Genetic distance sex differences?

E. Wijsman wijsman at u.washington.edu
Tue Dec 28 12:54:36 EST 1999


Yes, there *are* large differences in the intermarker distances between
males and females.  This is not an anomaly.  It is true in general for
lots of species.  Just think about Drosophila melanogaster (the fruit fly
that has been used for so long for genetics experiements in the
laboratory) - in the fruit fly under normal conditions *all* the
recombination happens in the female since there is *no* recombination in
the male (i.e., in the male the distance between markers is 0 for all
pairs of markers on the same chromosome).  However, the fact that males
and females have different map lengths does not imply that there are huge
differences among people of the same sex (although there is some
indication that there may be a modest amount of inter-individual variation
even within-sex).

The difference in male:female maps has little bearing on what happens with
single-marker analyses since the map itself is not part of the analysis.
However, when a multipoint analysis is used, we have shown that use of a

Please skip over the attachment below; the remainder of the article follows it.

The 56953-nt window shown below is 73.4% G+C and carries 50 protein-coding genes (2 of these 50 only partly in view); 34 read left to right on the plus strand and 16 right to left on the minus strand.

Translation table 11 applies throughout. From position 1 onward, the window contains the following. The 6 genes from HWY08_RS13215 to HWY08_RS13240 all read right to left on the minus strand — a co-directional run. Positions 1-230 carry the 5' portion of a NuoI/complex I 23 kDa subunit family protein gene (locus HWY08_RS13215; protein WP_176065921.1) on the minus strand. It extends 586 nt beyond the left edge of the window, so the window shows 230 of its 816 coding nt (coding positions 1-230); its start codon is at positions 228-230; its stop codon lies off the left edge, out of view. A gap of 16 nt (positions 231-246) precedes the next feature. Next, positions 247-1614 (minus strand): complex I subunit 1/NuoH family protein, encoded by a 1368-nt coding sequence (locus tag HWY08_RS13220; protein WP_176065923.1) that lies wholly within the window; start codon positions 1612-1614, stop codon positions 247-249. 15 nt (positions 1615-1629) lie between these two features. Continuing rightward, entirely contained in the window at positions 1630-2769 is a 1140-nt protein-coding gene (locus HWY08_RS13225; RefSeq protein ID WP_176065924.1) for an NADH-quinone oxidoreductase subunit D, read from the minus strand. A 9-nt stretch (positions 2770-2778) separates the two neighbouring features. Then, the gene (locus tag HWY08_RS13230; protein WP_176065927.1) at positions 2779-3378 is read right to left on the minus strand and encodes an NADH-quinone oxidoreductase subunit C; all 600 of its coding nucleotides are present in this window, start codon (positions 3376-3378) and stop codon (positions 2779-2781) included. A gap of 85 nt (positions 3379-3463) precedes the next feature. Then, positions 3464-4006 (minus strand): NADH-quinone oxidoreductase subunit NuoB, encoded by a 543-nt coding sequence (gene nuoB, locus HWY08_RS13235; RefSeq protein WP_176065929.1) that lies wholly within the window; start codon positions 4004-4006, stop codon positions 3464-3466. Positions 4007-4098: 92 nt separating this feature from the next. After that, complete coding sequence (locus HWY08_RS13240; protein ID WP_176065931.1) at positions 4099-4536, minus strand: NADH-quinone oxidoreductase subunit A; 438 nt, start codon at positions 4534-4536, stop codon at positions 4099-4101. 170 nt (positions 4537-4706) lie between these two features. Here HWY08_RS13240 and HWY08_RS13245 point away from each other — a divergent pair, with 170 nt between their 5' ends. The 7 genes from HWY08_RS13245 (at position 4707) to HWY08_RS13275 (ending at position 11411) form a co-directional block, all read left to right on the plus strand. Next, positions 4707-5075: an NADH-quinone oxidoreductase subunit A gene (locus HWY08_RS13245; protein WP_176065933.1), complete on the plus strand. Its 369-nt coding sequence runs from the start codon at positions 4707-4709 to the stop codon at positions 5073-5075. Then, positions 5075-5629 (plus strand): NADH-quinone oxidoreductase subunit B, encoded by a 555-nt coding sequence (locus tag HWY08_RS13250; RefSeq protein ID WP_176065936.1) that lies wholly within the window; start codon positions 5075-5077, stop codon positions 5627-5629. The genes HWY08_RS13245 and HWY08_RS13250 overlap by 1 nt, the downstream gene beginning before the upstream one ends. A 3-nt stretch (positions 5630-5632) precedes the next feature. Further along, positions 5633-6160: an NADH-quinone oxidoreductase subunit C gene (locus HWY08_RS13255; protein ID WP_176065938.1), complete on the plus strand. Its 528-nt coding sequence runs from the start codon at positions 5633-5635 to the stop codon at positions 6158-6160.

sex-averaged map may be, if anything, slightly conservative when there
*is* a trait gene in the region, but can lead to false-positive results if
there is *not* a trait gene in the region.  Therefore, in cases where
positive evidence for linkage is obtained with a sex-averaged map, we
would advocate repeating the analysis with sex-specific maps.  Most of the
available model-based analysis packages (e.g., linkage, fastlink, vitesse,
Loki) can correctly use both the male and the female maps for analysis.
However, genehunter does not allow for different male and female maps, nor
(I believe) do the few model-free analysis programs that perform
multipoint analyses.

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On Tue, 28 Dec 1999, unknown wrote:

> Looking over the genetic differences reported by the Marshfield web
> server (http://www.marshmed.org/genetics/), there's a huge difference
> between male and female cM distances for STRP markers.  Why should this
> be, and doesn't this imply that genetic distance varies widely between
> individuals?  Other database servers only report one number, presumably
> the sex averaged number.  Does this really give a useful map that can be
> applied to numerous samples in mapping?
> 
> Thanks,
> Mike Holloway
> holloway at concentric.net
> 
> 
> 





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